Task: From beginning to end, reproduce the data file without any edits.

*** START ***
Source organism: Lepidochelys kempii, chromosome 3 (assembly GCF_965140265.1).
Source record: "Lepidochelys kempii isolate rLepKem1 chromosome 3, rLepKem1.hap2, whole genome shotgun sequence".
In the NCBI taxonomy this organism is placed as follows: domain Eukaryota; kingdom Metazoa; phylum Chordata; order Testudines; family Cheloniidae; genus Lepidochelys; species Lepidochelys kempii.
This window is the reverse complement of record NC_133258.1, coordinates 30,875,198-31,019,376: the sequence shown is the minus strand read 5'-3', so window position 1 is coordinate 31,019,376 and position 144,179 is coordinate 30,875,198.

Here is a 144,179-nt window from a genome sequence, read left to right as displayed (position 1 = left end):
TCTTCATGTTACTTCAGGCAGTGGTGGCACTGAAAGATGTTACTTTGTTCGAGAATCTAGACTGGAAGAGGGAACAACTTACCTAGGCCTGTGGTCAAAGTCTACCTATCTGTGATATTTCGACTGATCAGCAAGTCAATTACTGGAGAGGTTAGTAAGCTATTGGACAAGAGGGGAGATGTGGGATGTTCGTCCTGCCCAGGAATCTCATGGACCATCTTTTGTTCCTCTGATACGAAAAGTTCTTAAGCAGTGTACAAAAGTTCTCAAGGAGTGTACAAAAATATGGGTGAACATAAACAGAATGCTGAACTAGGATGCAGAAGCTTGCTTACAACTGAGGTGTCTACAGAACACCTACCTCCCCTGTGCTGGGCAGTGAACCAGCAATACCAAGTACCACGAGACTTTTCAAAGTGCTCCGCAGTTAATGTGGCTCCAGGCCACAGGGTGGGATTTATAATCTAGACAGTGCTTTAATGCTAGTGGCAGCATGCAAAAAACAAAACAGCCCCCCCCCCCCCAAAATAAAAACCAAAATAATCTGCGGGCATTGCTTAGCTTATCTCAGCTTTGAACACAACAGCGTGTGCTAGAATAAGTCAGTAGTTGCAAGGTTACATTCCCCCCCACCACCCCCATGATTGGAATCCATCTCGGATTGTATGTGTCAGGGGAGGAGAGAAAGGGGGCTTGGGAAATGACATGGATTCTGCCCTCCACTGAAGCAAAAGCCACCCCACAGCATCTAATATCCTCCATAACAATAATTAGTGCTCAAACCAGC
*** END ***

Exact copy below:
Source organism: Lepidochelys kempii, chromosome 3 (assembly GCF_965140265.1).
Source record: "Lepidochelys kempii isolate rLepKem1 chromosome 3, rLepKem1.hap2, whole genome shotgun sequence".
In the NCBI taxonomy this organism is placed as follows: domain Eukaryota; kingdom Metazoa; phylum Chordata; order Testudines; family Cheloniidae; genus Lepidochelys; species Lepidochelys kempii.
This window is the reverse complement of record NC_133258.1, coordinates 30,875,198-31,019,376: the sequence shown is the minus strand read 5'-3', so window position 1 is coordinate 31,019,376 and position 144,179 is coordinate 30,875,198.

Here is a 144,179-nt window from a genome sequence, read left to right as displayed (position 1 = left end):
TCTTCATGTTACTTCAGGCAGTGGTGGCACTGAAAGATGTTACTTTGTTCGAGAATCTAGACTGGAAGAGGGAACAACTTACCTAGGCCTGTGGTCAAAGTCTACCTATCTGTGATATTTCGACTGATCAGCAAGTCAATTACTGGAGAGGTTAGTAAGCTATTGGACAAGAGGGGAGATGTGGGATGTTCGTCCTGCCCAGGAATCTCATGGACCATCTTTTGTTCCTCTGATACGAAAAGTTCTTAAGCAGTGTACAAAAGTTCTCAAGGAGTGTACAAAAATATGGGTGAACATAAACAGAATGCTGAACTAGGATGCAGAAGCTTGCTTACAACTGAGGTGTCTACAGAACACCTACCTCCCCTGTGCTGGGCAGTGAACCAGCAATACCAAGTACCACGAGACTTTTCAAAGTGCTCCGCAGTTAATGTGGCTCCAGGCCACAGGGTGGGATTTATAATCTAGACAGTGCTTTAATGCTAGTGGCAGCATGCAAAAAACAAAACAGCCCCCCCCCCCCCAAAATAAAAACCAAAATAATCTGCGGGCATTGCTTAGCTTATCTCAGCTTTGAACACAACAGCGTGTGCTAGAATAAGTCAGTAGTTGCAAGGTTACATTCCCCCCCACCACCCCCATGATTGGAATCCATCTCGGATTGTATGTGTCAGGGGAGGAGAGAAAGGGGGCTTGGGAAATGACATGGATTCTGCCCTCCACTGAAGCAAAAGCCACCCCACAGCATCTAATATCCTCCATAACAATAATTAGTGCTCAAACCAGC